Bisphenol F in Mustard – How Does This Bisphenol A-Similar Substance End Up in This Spice?

Ein Bericht aus unserem Laboralltag

Ulrike Kielmeier



Metal containers for food, such as cans, tubes and drink cans, are often coated on the inside in order to protect the food/drink from exposure to the metal. Bisphenols and bisphenol derivatives are used in the production of this coating. However, as a result of public criticism due to the endocrinal effect of bisphenol A (BPA), manufacturers are looking for alternatives. There are often no toxicological evaluations available for BPA-similar (analog) substances. CVUA Stuttgart analyzed 16 tubes of mustard for the presence of bisphenol A and 16 other bisphenol derivatives and analogs and discovered high levels of bisphenol F (BPF).


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Comparison of Bisphenol A and Bisphenol F

BPA is used for the production of various plastics and synthetic resins. It is currently categorized by the European Chemicals Agency (ECHA) as toxic for reproduction. Compounds that are toxic for reproduction can impair fertility and damage the fetus.


BPF is a structural analogue of BPA, meaning that both substances have a very similar structure (see below). Such analogues can have similar biological effects. Confirming whether this is the case, however, requires laborious and lengthy scientific studies.


Structural formula BPA and BPF.


Analytical Results

A total of 16 tubes of mustard were analyzed, including 9 medium-spicy, 5 spicy or extra spicy, and 2 sweet mustards.




The mustard was prepared using the QuEChERS method and the extracted substances were analyzed via UHPLC-MS/MS (Ultra High Performing Liquid Chromatography-Mass Spectrometry). BPF was found in amounts of between 850 µg/kg and 6,200 µg/kg in 11 samples of sweet and medium-spicy mustard. It was noteworthy that all 5 samples of spicy and extra spicy mustards contained either no BPF or only very small amounts of less than 35 µg/kg. The results are presented in the following graph.


Illustration: BPF amounts in sweet, medium spicy, and spicy/extra spicy mustard.

Illustration: BPF amounts in sweet, medium spicy, and spicy/extra spicy mustard.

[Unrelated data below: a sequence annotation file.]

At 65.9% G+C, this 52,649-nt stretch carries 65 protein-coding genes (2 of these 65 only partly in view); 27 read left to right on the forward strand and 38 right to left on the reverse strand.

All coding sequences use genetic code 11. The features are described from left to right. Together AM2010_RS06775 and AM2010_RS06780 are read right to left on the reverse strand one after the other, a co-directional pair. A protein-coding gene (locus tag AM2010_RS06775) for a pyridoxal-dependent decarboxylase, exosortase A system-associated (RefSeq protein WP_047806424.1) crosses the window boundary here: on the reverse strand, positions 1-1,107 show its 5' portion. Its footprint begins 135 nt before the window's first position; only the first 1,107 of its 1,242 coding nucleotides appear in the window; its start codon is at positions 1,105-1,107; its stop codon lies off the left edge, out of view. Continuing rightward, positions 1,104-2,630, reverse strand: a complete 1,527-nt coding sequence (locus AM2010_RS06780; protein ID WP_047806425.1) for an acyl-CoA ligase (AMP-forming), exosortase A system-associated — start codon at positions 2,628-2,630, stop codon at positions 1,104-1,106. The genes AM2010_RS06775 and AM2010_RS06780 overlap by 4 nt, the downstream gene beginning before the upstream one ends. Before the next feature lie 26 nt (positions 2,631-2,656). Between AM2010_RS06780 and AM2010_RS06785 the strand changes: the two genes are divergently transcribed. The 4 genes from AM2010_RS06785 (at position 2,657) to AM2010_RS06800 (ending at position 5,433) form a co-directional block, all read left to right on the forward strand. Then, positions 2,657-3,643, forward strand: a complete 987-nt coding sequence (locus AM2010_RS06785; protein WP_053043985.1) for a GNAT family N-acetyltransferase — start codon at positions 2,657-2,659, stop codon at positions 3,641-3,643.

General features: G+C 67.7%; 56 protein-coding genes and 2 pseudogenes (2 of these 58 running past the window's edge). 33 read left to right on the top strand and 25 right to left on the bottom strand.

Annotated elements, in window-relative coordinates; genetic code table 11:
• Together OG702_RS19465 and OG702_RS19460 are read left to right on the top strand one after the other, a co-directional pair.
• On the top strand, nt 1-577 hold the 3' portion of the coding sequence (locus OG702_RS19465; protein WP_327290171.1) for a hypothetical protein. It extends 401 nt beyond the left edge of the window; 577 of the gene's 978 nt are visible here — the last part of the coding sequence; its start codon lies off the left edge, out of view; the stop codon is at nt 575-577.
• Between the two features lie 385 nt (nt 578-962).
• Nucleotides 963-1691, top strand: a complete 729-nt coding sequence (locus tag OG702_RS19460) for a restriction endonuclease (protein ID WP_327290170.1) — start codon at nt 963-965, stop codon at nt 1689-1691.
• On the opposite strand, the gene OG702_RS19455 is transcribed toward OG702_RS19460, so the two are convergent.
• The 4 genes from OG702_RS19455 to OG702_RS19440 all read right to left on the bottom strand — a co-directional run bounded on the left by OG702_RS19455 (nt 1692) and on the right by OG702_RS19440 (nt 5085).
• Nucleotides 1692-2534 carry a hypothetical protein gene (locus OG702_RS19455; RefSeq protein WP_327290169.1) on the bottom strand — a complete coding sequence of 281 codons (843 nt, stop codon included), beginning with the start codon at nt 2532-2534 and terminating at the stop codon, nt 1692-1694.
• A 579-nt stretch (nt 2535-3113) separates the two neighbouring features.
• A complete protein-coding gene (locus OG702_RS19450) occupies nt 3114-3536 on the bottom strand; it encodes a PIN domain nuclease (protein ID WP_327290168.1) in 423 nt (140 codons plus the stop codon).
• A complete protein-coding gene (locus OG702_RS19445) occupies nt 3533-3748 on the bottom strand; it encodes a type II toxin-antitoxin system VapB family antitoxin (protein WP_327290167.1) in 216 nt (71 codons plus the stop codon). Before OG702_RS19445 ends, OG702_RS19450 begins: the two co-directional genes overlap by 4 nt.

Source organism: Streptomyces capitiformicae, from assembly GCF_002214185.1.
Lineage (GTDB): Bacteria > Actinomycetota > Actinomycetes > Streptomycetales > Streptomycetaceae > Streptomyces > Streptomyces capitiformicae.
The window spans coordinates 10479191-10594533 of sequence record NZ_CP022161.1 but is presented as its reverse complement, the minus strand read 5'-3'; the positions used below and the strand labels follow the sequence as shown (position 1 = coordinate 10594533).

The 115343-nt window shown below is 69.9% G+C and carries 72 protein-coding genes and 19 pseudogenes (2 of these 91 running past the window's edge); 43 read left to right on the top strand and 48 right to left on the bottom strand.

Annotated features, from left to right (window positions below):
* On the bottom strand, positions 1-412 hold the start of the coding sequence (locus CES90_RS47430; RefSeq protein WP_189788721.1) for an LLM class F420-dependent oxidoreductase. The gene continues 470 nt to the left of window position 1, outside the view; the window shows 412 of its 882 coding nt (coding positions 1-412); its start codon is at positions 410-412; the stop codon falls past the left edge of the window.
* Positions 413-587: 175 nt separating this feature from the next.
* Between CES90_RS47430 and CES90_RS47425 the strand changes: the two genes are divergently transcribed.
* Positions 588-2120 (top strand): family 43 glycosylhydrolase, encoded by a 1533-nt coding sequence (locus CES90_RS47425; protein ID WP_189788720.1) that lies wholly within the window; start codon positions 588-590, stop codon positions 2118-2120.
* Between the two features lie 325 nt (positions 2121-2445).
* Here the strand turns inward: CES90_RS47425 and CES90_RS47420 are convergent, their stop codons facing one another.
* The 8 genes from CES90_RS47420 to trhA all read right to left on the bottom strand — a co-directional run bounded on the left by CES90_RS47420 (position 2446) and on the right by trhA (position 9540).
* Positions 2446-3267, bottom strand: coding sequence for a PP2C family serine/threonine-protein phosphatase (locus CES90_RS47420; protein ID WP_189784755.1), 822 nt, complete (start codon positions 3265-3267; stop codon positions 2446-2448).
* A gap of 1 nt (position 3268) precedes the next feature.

Some of the samples of medium and spicy mustards were produced by the same manufacturer. As it is assumed that the manufacturer uses the same types of tubes for a variety of products, the different findings for the medium and spicy mustards is remarkable.


Interpretation of results – BPF occurs during mustard production

The results lead to the conclusion that the BPF does not come from the packaging. The Swiss Federal Food Safety and Veterinary Office (FSVO) had already detected quantities of BPF in sweet and medium spicy mustard in earlier investigations. One such study confirmed that BPF was not caused by contaminated packaging, but from glucosinates that occur naturally during the production of the mustard. (


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Glucosinolates, also mustard oil glycosides, are sulfuric and nitrogenous compounds responsible for the spicy taste in mustard and other cruciferous (brassica) plants. White mustard, used for the production of mild and medium-spicy mustards, contains the glucosinolate sinalbin. Brown mustard, used for the spicier mustards, contains mainly sinigrin.


Structural formula sinigrin and sinalbin.




According to the FSVO, BPF only exists in sweet and medium-spicy mustards because during production its formation is connected with the presence of sinalbin in white mustard. The precise method of formation has yet to be determined ([3]). The data from CVUA Stuttgart confirm this statement, however.


Evaluation: is BPF detrimental to one’s health?

BPF is a structural analog of BPA, for which there are insufficient toxicological evaluations and no legal limit value established thus far. In their opinion from 8 June, 2015, the Federal Institute for Risk Assessment (BfR) came to the conclusion that unwanted health effects associated with bisphenol F in mustard are unlikely. The basis for this judgment is a so-called exposure estimate, where the average intake of BPF by an adult is estimated. Assuming an average daily consumption of 4 g mustard, using the maximum measured amount of 6,200 µg BPF/kg mustard yields a daily intake of 0.35 µg/kg body weight for a 70 kg adult. Due to the structural similarity of BPF and BPA, the provisional tolerable daily intake (t-TDI) value for BPA of 4 µg/kg body weight, derived by the European Food Safety Authority (EFSA) for the health-based assessment of BPF, is used. The estimated daily intake of 0.35 µg BPF/kg body weight is significantly lower than the t-TDI of 4 µg/kg body weight and day for BPA. Based on current scientific knowledge, the amount of BPF detected in these mustard samples presents little danger for human health.


Nevertheless, the BfR points out that the available data is too limited, and that further toxicological studies as well as estimations regarding exposure are necessary for a definitive assessment.




[1] Veröffentlichung des Schweizer Bundesamtes für Lebensmittelsicherheit und Veterinärwesen BLV (19.06.2015)
[2] Bewertung des Bundesinstitutes für Risikobewertung zu möglichen gesundheitlichen Risiken durch Bisphenol F in Senf – 08. Juni 2015
[3] Bisphenol F in Senf: Fakten und Risikobewertung des BLV


Artikel erstmals erschienen am 24.08.2015